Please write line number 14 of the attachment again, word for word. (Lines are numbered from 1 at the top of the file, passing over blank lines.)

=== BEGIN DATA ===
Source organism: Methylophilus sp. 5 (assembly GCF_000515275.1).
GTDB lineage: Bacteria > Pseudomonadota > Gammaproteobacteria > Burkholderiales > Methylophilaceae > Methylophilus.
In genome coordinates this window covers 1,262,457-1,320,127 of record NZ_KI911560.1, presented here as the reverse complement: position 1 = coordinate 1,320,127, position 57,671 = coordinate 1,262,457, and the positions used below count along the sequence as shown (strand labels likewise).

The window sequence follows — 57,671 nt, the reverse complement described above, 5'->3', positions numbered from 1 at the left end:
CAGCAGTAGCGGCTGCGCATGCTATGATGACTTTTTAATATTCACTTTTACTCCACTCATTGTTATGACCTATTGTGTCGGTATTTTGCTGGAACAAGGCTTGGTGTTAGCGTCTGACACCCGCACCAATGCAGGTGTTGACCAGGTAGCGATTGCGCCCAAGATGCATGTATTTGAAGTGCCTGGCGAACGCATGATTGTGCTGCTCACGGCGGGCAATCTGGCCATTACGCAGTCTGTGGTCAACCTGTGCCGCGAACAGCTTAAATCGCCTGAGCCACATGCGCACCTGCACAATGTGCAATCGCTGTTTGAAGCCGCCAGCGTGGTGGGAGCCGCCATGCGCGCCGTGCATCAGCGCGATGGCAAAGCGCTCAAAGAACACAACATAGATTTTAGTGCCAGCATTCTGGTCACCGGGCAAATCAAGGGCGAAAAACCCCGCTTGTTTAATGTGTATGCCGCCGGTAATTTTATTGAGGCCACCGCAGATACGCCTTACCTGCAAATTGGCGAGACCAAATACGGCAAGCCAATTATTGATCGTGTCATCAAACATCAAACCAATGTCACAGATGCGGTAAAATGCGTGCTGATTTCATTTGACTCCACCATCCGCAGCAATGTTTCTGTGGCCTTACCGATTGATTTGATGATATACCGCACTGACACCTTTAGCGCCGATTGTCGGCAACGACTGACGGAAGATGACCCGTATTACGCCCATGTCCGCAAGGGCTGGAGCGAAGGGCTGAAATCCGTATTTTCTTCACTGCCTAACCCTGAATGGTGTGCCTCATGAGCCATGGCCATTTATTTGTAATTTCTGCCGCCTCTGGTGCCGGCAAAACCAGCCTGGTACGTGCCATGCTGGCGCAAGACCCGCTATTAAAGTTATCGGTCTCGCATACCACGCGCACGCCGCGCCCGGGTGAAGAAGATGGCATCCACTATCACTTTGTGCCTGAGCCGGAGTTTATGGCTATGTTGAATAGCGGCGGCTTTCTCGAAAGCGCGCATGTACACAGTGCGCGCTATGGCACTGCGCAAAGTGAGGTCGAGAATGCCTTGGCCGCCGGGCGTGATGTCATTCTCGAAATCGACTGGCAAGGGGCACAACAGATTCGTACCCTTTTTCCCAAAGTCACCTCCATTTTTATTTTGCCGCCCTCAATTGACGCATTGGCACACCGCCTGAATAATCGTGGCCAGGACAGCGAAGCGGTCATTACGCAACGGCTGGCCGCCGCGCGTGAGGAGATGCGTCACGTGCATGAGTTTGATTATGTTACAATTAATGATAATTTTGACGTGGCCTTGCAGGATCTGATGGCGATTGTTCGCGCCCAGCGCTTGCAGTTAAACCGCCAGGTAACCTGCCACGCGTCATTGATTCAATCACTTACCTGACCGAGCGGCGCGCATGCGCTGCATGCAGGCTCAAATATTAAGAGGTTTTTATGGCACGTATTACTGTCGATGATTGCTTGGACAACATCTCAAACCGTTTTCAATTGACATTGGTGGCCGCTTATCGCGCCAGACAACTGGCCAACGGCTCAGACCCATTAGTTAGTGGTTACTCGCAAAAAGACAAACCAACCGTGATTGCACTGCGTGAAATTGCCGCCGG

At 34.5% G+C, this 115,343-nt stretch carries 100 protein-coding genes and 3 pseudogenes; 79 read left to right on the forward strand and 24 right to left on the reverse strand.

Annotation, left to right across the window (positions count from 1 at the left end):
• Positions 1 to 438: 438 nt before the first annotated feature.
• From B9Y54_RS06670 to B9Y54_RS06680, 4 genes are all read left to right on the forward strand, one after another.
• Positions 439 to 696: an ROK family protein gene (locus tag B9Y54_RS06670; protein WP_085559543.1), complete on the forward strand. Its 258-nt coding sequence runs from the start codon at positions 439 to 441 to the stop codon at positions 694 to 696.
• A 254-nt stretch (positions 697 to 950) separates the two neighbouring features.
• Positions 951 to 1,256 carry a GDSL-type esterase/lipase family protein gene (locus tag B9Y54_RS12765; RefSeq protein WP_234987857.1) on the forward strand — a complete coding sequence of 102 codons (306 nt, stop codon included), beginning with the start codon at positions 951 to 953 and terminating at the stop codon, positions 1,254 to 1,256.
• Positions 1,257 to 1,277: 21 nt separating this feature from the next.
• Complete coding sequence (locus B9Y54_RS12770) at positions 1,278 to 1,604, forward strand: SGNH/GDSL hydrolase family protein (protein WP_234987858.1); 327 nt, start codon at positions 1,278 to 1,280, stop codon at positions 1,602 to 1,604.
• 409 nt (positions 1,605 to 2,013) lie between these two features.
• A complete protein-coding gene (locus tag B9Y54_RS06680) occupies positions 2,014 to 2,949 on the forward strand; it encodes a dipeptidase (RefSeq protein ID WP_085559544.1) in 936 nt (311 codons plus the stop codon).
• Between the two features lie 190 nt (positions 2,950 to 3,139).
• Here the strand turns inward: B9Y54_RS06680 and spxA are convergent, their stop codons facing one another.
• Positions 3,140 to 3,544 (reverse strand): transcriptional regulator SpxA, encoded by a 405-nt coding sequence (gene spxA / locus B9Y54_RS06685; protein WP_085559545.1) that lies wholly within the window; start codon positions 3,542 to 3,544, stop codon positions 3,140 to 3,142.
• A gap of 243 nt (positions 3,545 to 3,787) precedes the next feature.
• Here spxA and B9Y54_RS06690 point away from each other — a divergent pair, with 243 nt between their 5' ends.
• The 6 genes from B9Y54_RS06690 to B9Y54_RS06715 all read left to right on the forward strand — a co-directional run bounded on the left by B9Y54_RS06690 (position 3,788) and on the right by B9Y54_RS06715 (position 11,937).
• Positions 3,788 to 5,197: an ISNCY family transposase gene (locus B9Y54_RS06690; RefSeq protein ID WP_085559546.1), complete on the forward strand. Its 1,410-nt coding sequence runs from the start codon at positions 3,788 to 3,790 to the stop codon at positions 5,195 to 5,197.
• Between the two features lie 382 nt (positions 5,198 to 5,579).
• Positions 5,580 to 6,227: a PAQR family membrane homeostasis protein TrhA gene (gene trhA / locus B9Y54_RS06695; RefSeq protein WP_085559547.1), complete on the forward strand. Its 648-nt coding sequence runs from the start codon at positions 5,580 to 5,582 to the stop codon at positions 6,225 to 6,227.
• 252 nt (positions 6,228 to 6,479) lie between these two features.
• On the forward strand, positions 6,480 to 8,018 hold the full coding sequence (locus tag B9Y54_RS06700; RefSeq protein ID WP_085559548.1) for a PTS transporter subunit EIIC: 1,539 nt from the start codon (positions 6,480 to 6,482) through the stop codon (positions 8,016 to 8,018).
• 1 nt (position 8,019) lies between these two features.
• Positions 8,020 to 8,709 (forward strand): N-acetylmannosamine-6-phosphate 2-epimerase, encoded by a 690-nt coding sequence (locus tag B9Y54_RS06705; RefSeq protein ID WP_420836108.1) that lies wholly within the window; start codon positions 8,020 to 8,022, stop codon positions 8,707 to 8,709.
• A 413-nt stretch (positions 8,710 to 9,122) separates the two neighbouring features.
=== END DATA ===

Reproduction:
• Complete coding sequence (locus B9Y54_RS12770) at positions 1,278 to 1,604, forward strand: SGNH/GDSL hydrolase family protein (protein WP_234987858.1); 327 nt, start codon at positions 1,278 to 1,280, stop codon at positions 1,602 to 1,604.